It’s an interesting question partly raised by Walter Russell Mead’s The Invisible Trigger. Mead notes a study that shows that more than half of mass shooters were suffering from mental illness. He goes on to discuss the dehospitalization movement.
Today, the picture is eerily reminiscent of the 19th century. According to the National Institute of Mental Illness, approximately half of people living with bipolar disorder or schizophrenia are left untreated in any given year. Large numbers find themselves on the streets or in prison. The Los Angeles County Jail, Rikers Island Jail in New York City, and the Cook County Jail in Illinois make up the three largest inpatient psychiatric facilities in the country.
Families have born the brunt of the burden, and they have very little help. The criteria for commitment are subjective at best. Few judges or law enforcement agents want to get involved with these cases since the resources for commitment are scarce. The best available options are visits to the emergency room, providing temporary relief, or prison, and many families are understandable hesitant to press charges.
Involuntary commitment tends to be easier to achieve in most First World countries. European countries, Australia and New Zealand all make involuntary commitment much easier.
In the UK “Sectioning” allows people with mental problems to be involuntarily committed under the 1983 Mental Health Act. There are similar laws around the world that allow for temporary or even indefinite detention. And while I’m not necessarily in favor of such laws, it is worth wondering whether they have saved lives.
In Britain, the 1983 Mental Health Act modified the procedures for involuntary admission to hospital. The Act provides for compulsory admission on an emergency (up to 72 hours) and non-emergency (longer periods of time) basis. The criteria for compulsory admission for assessment for a period of up to 28 days (section 2) or compulsory admission and detention for treatment for an initial period of up to six months (section 3) include “health or safety of the patient or for the protection of other persons” (Roberts, 1991). This criterion is wider than that of the dangerousness criterion applied in the U.S. As Gostin (1986) points out, the British law does not limit its scope to protect from physical harm.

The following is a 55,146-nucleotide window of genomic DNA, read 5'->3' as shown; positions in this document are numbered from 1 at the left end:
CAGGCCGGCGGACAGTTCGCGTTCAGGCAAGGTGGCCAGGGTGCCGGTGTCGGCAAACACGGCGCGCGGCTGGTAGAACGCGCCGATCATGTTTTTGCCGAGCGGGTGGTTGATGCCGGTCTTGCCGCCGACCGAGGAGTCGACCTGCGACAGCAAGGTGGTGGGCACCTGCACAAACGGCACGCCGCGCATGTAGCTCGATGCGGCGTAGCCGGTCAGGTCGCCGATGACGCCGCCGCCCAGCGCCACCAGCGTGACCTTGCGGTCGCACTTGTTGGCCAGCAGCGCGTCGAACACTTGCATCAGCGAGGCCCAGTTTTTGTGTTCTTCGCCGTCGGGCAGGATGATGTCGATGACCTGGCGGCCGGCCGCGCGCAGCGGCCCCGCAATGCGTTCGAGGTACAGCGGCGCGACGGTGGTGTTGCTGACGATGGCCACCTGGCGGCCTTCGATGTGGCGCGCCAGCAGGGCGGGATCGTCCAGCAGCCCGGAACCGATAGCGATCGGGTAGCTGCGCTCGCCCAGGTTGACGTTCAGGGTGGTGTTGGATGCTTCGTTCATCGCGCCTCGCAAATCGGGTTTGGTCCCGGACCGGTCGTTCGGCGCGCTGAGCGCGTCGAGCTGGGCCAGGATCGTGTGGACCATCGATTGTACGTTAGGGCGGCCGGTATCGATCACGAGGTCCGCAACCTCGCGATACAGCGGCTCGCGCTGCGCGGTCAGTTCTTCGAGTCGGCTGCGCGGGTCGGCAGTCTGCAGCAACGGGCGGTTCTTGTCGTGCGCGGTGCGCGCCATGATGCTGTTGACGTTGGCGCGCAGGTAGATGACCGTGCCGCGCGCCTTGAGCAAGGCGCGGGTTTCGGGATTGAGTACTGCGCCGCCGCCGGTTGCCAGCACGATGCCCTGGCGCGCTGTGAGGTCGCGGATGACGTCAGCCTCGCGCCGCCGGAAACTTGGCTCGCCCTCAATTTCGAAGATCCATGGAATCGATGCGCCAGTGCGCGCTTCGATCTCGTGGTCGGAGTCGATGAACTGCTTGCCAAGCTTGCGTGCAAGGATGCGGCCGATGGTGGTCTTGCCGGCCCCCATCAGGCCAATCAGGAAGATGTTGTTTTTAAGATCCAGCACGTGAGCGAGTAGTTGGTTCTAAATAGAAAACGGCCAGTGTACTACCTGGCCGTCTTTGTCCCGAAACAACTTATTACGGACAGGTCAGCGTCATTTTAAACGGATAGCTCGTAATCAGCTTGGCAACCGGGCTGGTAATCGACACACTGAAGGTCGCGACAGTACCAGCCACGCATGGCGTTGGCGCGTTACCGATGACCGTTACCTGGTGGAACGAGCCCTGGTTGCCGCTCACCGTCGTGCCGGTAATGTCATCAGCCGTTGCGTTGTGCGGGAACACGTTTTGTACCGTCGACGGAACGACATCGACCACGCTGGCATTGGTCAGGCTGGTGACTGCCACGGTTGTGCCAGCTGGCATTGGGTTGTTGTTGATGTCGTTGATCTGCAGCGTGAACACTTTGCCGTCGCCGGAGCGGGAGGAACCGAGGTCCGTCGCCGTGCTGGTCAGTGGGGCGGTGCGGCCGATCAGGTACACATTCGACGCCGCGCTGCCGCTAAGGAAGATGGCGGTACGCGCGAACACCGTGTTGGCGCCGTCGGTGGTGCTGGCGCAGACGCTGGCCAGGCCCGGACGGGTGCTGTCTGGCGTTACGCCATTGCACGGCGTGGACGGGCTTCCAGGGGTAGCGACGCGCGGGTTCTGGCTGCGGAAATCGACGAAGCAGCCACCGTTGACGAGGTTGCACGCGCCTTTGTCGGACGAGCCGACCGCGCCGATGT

The trouble with both sides of the argument is that it comes down to the issue of taking away the freedom of some, on limited grounds or no grounds at all, to protect the general public, and that’s a dangerous line.
Involuntary commitment deprives fewer people of their freedom than banning guns, but in a more severe way. The question as always is how do we balance the freedom of some or all against the lives of some.
There are cynical ways to make that argument. Obama surrounding himself with kiddie human shields is a classic example of the most egregiously shameless and dishonest way of making that argument.
But if as a practical matter we can’t do much to keep dangerous weapons out of the country, we can do something about keeping dangerous people away from them. This is not just a question of background checks; it is also a question of rebuilding our ability to protect society from people whose mental state makes them a threat to society at large. In dealing with the potentially violent mentally ill, we need to balance the potential danger to society more effectively against the loss of individual freedom. Building better facilities for the mentally ill and being more proactive about putting dangerous people in them is a necessary precaution given the abundance of weapons in these United States.
And what applies to mental illness, also applies to immigration from some of the more violent parts of the world.